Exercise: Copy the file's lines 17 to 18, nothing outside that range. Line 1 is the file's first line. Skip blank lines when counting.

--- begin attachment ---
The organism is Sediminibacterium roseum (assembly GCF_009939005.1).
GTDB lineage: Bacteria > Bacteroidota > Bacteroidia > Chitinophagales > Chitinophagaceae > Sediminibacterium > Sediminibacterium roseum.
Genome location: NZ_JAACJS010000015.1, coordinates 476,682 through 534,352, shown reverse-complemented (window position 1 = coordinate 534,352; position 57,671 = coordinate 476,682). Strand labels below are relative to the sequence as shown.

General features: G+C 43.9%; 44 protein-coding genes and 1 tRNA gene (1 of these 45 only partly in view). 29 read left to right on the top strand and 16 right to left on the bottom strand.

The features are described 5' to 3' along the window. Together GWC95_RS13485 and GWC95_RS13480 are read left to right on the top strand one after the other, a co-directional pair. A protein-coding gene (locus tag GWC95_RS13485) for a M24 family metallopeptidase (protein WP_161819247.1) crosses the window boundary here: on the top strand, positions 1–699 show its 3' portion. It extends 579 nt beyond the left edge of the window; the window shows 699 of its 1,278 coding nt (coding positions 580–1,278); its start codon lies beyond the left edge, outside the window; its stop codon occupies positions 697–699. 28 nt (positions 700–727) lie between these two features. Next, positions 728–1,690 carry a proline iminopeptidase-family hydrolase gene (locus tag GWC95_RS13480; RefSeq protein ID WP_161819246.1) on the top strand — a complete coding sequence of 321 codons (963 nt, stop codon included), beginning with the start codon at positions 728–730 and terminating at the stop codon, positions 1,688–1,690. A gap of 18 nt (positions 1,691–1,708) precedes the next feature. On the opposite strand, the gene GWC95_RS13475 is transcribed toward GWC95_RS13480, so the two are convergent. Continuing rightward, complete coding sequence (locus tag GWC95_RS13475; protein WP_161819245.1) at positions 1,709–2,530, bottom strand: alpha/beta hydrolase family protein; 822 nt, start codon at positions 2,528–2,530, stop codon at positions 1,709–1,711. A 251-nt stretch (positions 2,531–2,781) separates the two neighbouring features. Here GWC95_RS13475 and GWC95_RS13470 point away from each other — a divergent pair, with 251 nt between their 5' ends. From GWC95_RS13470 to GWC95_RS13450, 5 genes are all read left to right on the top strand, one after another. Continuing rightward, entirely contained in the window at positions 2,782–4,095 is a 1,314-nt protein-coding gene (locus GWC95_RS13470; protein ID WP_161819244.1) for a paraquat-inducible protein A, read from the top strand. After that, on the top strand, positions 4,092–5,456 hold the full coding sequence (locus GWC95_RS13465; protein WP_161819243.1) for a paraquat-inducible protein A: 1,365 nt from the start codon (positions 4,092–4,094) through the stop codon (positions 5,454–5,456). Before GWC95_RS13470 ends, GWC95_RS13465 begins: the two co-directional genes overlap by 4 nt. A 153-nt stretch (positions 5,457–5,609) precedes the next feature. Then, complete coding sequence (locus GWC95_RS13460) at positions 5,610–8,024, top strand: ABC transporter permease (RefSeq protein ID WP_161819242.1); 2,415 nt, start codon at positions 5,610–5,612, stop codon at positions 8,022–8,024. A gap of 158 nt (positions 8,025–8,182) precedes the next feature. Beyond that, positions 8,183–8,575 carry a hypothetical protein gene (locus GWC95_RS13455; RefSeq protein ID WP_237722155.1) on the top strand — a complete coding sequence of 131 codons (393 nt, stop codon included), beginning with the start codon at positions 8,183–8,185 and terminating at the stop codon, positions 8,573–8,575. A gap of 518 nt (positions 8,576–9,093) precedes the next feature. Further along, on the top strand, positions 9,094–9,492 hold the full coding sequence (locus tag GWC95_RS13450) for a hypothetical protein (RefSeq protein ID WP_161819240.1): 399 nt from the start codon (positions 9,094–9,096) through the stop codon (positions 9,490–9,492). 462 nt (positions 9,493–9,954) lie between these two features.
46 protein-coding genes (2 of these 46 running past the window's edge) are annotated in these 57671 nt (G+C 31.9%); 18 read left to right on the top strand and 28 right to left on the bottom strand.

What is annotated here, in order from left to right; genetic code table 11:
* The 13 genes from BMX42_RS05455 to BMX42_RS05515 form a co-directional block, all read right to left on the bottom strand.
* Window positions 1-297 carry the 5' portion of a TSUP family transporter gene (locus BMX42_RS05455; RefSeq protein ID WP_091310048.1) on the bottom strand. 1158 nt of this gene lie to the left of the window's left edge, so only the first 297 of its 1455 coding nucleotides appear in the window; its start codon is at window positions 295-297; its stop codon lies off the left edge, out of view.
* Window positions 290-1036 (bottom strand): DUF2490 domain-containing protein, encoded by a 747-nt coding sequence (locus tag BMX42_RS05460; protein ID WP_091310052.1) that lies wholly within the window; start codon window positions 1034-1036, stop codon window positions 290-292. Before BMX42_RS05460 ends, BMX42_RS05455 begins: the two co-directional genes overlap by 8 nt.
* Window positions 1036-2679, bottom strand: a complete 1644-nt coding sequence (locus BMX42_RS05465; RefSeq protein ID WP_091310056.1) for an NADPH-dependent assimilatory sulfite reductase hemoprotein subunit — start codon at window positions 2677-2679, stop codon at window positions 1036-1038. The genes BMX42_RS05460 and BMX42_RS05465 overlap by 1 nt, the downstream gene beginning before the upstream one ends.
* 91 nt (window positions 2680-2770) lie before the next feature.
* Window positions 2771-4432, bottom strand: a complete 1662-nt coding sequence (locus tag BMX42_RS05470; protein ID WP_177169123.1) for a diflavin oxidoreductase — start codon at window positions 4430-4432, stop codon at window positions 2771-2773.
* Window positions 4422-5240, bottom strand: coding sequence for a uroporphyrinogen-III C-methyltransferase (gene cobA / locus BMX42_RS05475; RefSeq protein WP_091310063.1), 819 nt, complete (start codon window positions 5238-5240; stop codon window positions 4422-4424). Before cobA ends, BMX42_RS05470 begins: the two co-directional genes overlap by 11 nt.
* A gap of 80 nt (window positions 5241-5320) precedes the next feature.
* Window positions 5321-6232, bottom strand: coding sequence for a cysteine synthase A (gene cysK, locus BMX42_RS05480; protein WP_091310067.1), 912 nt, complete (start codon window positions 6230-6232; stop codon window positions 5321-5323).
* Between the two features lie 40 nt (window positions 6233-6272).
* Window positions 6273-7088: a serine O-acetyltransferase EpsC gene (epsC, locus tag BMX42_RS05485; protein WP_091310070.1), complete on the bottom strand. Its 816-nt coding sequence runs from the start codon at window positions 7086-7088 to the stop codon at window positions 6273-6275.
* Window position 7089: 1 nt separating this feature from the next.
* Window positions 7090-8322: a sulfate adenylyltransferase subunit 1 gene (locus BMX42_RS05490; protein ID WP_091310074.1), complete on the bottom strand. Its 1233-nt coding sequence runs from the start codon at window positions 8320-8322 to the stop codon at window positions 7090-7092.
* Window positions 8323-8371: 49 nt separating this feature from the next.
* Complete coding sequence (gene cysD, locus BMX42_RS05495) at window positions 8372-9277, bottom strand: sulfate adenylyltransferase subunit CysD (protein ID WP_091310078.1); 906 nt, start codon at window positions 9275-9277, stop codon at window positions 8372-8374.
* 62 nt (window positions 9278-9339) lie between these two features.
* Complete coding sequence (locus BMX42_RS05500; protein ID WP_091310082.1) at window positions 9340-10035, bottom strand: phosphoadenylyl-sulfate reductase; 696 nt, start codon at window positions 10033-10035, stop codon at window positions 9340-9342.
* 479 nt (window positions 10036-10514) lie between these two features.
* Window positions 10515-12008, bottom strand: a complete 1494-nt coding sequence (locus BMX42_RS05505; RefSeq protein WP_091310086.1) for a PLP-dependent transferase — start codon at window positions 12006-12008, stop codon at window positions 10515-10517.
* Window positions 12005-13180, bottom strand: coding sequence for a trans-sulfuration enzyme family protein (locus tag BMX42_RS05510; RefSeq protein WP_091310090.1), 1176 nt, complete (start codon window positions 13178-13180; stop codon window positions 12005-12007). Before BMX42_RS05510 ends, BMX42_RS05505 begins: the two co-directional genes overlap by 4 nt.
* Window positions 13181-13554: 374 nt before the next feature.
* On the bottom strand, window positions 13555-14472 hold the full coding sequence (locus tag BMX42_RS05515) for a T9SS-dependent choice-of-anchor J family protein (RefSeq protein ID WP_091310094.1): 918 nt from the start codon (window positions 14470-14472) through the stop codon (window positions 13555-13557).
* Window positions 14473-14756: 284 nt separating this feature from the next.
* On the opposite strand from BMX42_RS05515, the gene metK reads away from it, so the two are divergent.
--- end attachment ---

* Between the two features lie 40 nt (window positions 6233-6272).
* Window positions 6273-7088: a serine O-acetyltransferase EpsC gene (epsC, locus tag BMX42_RS05485; protein WP_091310070.1), complete on the bottom strand. Its 816-nt coding sequence runs from the start codon at window positions 7086-7088 to the stop codon at window positions 6273-6275.